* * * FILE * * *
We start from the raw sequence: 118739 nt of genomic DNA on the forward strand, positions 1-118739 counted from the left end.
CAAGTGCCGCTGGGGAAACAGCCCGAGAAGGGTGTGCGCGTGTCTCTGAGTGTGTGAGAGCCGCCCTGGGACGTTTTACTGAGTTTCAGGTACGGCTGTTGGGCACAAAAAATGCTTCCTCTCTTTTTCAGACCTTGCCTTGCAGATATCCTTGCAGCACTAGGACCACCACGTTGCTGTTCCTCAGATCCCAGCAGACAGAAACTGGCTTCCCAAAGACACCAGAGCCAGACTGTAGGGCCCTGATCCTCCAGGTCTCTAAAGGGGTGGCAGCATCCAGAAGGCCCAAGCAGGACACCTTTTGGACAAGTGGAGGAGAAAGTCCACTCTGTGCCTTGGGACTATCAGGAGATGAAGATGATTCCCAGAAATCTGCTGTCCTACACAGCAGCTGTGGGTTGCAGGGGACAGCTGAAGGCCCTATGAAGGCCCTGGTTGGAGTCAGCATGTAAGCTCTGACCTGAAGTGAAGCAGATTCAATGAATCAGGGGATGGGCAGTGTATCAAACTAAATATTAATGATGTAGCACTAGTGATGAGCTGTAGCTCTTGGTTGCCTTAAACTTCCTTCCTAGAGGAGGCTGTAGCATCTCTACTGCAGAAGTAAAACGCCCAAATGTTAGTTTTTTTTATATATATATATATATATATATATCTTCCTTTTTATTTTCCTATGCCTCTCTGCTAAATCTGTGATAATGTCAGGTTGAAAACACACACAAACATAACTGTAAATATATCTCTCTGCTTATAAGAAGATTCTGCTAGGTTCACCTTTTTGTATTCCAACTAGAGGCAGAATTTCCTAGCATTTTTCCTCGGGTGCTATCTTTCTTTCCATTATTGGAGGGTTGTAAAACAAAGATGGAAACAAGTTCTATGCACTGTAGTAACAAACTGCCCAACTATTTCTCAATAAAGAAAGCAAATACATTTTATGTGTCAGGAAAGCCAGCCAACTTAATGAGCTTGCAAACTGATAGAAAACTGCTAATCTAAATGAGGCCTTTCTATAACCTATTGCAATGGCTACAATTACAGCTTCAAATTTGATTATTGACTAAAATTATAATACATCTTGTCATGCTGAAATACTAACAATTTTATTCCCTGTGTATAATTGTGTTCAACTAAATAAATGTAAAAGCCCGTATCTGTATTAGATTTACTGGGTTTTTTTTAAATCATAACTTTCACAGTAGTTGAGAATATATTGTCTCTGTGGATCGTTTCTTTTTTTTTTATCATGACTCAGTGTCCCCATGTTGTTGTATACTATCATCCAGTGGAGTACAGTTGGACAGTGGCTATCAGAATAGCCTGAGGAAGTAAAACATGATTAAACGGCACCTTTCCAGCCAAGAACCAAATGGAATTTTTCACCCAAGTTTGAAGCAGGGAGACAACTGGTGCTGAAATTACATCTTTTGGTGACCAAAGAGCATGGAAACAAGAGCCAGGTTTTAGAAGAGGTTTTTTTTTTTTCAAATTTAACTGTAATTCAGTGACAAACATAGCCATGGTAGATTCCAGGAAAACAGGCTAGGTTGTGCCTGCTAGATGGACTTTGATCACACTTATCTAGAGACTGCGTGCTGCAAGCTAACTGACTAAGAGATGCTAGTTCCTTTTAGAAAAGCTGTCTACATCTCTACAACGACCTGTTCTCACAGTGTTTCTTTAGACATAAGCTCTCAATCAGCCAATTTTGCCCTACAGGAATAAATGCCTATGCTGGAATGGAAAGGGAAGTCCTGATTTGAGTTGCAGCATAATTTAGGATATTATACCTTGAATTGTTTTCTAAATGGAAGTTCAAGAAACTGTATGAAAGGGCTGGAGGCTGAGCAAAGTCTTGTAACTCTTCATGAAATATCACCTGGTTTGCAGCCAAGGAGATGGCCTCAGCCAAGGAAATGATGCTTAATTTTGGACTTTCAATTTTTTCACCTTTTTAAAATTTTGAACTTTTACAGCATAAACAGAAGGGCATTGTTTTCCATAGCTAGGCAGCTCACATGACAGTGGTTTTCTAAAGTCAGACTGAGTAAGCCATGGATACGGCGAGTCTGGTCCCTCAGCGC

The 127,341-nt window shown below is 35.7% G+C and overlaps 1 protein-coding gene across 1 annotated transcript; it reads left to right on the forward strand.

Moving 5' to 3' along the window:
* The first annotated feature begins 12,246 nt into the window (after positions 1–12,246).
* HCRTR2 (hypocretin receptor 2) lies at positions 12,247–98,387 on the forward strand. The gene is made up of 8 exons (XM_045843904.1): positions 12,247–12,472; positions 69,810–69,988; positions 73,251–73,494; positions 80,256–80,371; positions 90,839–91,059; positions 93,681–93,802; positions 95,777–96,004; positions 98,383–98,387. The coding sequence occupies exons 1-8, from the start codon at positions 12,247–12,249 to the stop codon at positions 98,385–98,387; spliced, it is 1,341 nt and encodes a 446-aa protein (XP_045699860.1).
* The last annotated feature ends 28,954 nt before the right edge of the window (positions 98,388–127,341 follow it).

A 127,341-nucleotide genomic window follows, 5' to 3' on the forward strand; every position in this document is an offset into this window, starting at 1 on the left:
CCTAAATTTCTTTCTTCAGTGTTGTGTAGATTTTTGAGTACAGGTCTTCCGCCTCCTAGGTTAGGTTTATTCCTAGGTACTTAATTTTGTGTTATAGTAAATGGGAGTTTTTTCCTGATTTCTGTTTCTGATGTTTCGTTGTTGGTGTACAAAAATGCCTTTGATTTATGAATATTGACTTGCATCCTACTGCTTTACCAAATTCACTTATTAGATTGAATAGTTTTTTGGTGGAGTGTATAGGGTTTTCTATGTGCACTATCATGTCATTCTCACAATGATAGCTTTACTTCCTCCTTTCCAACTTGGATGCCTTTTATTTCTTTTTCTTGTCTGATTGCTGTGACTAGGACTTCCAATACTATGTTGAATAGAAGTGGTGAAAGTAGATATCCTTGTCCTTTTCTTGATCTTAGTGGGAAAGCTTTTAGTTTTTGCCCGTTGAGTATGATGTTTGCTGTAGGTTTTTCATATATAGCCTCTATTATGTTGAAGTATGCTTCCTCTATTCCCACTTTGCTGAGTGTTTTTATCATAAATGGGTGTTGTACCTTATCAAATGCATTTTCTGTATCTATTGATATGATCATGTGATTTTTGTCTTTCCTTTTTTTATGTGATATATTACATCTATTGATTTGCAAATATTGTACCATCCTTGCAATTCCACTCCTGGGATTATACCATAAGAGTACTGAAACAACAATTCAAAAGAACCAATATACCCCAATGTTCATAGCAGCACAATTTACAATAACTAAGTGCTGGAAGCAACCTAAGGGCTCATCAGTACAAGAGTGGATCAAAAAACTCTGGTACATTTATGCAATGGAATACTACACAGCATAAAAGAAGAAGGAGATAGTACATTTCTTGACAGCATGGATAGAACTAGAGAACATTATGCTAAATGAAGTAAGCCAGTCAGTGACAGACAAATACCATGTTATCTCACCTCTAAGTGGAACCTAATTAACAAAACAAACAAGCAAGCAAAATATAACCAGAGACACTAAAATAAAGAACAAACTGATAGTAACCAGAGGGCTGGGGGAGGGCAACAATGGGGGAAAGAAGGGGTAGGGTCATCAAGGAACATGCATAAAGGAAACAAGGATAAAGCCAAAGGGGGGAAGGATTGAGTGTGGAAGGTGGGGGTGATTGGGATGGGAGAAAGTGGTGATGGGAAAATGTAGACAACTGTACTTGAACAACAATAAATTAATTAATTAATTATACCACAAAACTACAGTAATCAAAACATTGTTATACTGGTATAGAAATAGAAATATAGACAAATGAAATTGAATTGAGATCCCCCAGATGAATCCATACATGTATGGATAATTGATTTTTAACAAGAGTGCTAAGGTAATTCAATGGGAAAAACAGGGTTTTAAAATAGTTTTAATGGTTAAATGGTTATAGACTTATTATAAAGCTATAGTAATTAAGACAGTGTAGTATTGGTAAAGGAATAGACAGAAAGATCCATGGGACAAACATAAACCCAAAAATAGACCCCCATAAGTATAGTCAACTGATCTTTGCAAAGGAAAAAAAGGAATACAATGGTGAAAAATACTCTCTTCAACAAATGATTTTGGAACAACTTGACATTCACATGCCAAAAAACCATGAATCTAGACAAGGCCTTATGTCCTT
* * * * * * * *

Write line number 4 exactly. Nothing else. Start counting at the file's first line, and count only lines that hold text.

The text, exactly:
Moving 5' to 3' along the window: